- Never put your children in a potentially difficult situation: Generally, children are not asked to testify, especially when they are younger. Asking your children with whom they would rather live or trying to convince them to choose you will only cause them pain and harm your case. Custody decisions are not dependent on the desires of the children, but rather based on what would serve their best interests.
- Keep a journal: Documenting certain things could immensely benefit your chances of retaining child custody. Keep track of how much time you spend with the children, what activities you do, how much the other parent spends with them, and any negative remarks or threats you believe would impact custody. You should also try to recollect the past six months as well and document any notable incidents to the best of your ability.
- Never leave the family residence until a custody arrangement is in place: If you are going to move out of the family home without the children, having a court order in place is critical. Leaving without one can greatly harm your child custody case.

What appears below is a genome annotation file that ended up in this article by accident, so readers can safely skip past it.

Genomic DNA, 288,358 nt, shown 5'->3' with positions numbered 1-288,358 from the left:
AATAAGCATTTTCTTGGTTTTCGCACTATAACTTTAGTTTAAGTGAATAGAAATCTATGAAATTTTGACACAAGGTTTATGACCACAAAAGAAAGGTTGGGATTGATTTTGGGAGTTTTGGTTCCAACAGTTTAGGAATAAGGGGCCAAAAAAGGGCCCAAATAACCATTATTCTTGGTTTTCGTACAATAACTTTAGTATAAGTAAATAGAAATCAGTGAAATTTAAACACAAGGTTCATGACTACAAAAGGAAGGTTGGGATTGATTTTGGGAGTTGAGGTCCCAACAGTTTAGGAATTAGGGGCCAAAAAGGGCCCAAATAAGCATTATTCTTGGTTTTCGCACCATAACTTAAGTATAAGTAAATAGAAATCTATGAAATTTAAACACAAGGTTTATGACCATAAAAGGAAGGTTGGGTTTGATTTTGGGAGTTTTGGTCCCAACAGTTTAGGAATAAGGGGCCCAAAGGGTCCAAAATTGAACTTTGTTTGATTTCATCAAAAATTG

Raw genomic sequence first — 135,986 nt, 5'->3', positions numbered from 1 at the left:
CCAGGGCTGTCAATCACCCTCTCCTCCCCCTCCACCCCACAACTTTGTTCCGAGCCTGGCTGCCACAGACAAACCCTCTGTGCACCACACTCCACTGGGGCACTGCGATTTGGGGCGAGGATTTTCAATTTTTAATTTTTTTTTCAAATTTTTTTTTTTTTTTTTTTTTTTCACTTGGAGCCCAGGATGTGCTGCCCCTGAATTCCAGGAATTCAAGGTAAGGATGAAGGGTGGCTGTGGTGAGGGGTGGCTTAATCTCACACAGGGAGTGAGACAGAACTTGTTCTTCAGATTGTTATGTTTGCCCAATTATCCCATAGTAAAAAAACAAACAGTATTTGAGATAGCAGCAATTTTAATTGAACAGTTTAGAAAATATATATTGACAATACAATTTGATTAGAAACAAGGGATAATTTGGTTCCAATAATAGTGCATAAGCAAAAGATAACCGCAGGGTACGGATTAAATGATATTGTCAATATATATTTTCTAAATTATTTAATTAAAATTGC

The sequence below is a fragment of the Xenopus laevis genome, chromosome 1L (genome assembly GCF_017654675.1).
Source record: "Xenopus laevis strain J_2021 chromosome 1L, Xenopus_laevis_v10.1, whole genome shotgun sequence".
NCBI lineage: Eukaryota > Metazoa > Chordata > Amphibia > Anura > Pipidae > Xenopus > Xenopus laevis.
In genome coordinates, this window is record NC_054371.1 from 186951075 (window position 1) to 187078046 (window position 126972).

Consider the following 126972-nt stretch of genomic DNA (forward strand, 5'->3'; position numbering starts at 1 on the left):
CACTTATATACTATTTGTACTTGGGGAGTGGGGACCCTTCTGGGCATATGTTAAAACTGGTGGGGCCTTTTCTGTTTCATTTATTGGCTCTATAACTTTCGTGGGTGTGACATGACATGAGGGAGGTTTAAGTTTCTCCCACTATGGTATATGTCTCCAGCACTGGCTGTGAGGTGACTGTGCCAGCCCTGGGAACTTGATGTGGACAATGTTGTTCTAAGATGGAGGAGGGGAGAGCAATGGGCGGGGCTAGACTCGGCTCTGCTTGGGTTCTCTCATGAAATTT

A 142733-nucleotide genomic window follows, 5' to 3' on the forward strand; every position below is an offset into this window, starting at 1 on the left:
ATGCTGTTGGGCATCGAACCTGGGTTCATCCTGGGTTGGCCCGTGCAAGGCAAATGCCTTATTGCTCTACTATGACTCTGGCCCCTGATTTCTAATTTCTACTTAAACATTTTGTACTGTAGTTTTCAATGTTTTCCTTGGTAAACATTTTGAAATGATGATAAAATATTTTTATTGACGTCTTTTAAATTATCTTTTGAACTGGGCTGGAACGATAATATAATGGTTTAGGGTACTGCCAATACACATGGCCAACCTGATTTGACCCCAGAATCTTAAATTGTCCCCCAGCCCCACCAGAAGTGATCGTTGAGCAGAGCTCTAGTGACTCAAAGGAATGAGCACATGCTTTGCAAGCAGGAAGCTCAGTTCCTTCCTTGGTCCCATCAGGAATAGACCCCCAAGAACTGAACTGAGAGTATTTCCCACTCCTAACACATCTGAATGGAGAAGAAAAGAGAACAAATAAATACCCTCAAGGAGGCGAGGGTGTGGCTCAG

- Show that you are able to provide for them: Assuming you moved out of the family residence with a court order in place, it will be helpful to prove to the court that you are well established and capable of caring for the children, have a job, a place to live, community ties, and have already been preparing for school and child care. If the other parent is not capable of adequately providing for the children, it is important to find others who can testify to this.
Call (570) 391-0866 for a Free Consultation With a Child Custody Lawyer in PA
If you are going through a divorce, there is no need to go through the custody process yourself. It is beneficial to have a practiced child custody attorney by your side to guide you and help you obtain the results you desire.
At O'Malley Law Office, LLC our child custody attorneys have more than 80 years of combined professional experience and they are eager and ready to help you. We represent those throughout Lackawanna County and Pennsylvania, including Clarks Summit and Scranton.
Protect your interests and your child’s future with a Lackawanna County custody lawyer by your side. Call (570) 391-0866 for a free consultation.